Why are forex candles made from the offer?

jacknapier

Active member
157 2
Why are forex candles made from the offer? As opposed to from trade data? Do some brokers let you see trade data?

It seems to me that things like volume of offers/bids is completely meaningless.
 

jacknapier

Active member
157 2
Anyone? I'm guessing that it's a function of the fact you are buying and selling two non-tangible things at the same time.
 

fxmade2trade

Active member
229 6
All of those things are very important! Just because its not tangible does not mean it doesn't exists. Somethings that work for one trader will for another. i hope this helps with some of your questions.

The daily candlestick line contains the currency's value at open, high, low and close of a specific day. The candlestick has a wide part, which is called the "real body". This real body represents the range between the open and close of that day's trading. When the real body is filled in or black, it means the close was lower than the open. If the real body is empty, it means the opposite: the close was higher than the open.
Just above and below the real body are the "shadows." Chartists have always thought of these as the wicks of the candle, and it is the shadows that show the high and low prices of that day's trading. When the upper shadow (the top wick) on a down day is short, the open that day was closer to the high of the day. And a short upper shadow on an up day dictates that the close was near the high. The relationship between the day's open, high, low and close determine the look of the daily candlestick.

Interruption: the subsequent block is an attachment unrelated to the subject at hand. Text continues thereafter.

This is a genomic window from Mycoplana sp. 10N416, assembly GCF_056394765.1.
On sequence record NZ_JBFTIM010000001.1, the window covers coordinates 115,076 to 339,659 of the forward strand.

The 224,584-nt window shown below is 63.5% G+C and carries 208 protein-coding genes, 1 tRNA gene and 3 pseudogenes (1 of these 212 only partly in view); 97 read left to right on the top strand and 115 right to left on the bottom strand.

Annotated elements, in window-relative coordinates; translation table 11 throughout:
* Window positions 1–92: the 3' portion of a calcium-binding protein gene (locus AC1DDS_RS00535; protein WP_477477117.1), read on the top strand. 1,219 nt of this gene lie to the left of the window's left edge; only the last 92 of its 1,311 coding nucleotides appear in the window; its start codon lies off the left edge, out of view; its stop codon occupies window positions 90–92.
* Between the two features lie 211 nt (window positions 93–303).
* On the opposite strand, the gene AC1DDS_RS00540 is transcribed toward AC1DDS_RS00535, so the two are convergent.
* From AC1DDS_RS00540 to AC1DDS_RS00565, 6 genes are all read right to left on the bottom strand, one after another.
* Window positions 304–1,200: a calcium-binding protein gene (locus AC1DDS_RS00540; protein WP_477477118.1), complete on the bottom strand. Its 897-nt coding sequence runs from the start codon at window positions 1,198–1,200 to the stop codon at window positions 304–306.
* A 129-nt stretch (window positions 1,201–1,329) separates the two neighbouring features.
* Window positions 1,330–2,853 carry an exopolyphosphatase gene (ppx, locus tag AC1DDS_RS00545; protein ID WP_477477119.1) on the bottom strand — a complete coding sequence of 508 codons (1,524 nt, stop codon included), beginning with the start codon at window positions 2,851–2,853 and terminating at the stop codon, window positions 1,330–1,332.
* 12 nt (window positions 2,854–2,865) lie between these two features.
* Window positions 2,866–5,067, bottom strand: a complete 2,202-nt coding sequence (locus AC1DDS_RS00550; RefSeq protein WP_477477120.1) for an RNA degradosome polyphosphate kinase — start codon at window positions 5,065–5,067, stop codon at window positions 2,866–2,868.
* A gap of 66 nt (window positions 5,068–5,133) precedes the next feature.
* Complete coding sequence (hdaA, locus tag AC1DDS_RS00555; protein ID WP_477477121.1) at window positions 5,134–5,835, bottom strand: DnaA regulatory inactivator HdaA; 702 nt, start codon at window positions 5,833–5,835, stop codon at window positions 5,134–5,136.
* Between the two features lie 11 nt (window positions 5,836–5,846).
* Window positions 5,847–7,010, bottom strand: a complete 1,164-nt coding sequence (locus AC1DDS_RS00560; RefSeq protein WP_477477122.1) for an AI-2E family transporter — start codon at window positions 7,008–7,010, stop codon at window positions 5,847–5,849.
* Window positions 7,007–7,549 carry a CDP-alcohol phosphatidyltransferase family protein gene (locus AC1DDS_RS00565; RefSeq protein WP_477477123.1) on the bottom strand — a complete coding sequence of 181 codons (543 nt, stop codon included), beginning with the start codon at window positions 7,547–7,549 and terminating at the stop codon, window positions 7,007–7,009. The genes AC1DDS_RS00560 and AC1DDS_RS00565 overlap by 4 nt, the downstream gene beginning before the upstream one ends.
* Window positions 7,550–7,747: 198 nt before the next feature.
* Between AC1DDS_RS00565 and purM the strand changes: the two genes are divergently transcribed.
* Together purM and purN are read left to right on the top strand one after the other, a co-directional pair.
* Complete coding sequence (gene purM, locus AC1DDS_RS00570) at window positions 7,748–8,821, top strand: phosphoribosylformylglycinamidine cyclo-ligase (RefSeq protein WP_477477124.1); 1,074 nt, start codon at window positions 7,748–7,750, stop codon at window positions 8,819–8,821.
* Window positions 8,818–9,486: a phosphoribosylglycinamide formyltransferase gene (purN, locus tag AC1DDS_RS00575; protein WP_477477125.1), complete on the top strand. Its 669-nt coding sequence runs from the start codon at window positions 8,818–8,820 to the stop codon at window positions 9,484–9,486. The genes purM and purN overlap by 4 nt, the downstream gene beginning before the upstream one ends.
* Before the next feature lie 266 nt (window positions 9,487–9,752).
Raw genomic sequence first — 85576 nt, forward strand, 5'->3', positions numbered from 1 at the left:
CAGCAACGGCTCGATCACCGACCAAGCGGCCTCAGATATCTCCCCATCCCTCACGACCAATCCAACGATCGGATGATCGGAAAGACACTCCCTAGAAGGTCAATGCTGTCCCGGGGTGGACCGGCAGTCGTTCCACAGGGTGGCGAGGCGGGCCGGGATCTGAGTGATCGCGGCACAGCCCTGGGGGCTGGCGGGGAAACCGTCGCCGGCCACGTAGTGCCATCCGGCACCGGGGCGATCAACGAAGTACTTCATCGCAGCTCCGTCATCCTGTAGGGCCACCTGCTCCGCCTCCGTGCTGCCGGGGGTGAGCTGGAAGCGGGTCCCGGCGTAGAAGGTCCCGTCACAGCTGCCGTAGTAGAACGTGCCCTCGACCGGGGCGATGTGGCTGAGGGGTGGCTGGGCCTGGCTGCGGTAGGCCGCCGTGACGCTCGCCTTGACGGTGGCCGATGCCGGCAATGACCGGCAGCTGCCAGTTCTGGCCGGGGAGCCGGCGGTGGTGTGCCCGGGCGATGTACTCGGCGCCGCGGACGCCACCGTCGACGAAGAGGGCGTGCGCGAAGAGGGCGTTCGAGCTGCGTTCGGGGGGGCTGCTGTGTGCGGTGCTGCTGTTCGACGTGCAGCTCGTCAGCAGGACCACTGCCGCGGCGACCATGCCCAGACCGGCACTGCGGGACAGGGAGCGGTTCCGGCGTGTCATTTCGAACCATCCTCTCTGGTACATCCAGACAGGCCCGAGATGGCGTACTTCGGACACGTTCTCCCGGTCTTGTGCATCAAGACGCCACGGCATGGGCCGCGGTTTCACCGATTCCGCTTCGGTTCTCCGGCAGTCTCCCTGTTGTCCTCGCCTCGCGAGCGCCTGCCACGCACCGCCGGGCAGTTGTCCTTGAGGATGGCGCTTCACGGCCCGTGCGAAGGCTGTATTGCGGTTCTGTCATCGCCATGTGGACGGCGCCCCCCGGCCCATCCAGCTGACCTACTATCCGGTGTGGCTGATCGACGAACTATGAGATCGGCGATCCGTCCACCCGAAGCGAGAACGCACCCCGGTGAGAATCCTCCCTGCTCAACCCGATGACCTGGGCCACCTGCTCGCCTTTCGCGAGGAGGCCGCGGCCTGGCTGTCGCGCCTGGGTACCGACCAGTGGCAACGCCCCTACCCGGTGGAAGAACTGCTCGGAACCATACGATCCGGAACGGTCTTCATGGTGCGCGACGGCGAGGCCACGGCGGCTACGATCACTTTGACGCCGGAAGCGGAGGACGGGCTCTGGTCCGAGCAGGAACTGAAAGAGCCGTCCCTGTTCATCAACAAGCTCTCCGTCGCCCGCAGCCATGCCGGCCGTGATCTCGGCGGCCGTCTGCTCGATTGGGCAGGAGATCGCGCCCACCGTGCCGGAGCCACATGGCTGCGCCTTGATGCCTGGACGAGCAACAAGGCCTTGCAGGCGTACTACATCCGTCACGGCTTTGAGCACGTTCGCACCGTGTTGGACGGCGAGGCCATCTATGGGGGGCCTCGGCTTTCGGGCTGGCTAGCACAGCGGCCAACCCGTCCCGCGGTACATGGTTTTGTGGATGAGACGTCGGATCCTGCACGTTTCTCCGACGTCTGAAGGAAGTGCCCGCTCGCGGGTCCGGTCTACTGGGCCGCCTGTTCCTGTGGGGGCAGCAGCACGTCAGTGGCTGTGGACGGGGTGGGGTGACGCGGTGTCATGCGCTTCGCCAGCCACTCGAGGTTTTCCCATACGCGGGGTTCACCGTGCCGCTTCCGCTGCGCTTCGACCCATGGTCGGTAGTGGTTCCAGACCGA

The bid is the price at which the market would buy the currency pair (before any commissions or fees), the
offer (or ask) is the price at which the market would sell the currency pair (before any commissions or fees).
 

jacknapier

Active member
157 2
The bid is the price at which the market would buy the currency pair (before any commissions or fees), the
offer (or ask) is the price at which the market would sell the currency pair (before any commissions or fees).

FXCM is my broker and I'm using Trading Station 2. There are bid/ask buttons. When I switch between them, there are two different candles. One chart shows the bid candles, and the other shows the ask candles.

In equities, you have bid/ask as well. But you also have the last price that an equity was traded at. But you do not have a last price in Forex. Why is it that there is no last price? That's what I'm asking.

For example, the USD/JPY right now has bid price of 102.581 and an ask price of 102.605, but there is no way I can see what the last price of the last trade is.

In forex, you are converting one currency into the other. From dollar to yen and back again. In stocks, you're buying a share then selling a share. I believe I'm not understanding the fundamentals of the transaction process in forex. Equities it is simpler because it's something physical(you used to be able to buy paper shares.) But these currency transactions remain something of a mystery to me. I could go downtown and there's a store where I could trade my physical dollars for physical euros or whatever other currencies they have. But this does not solve the mystery of the non-existent last price.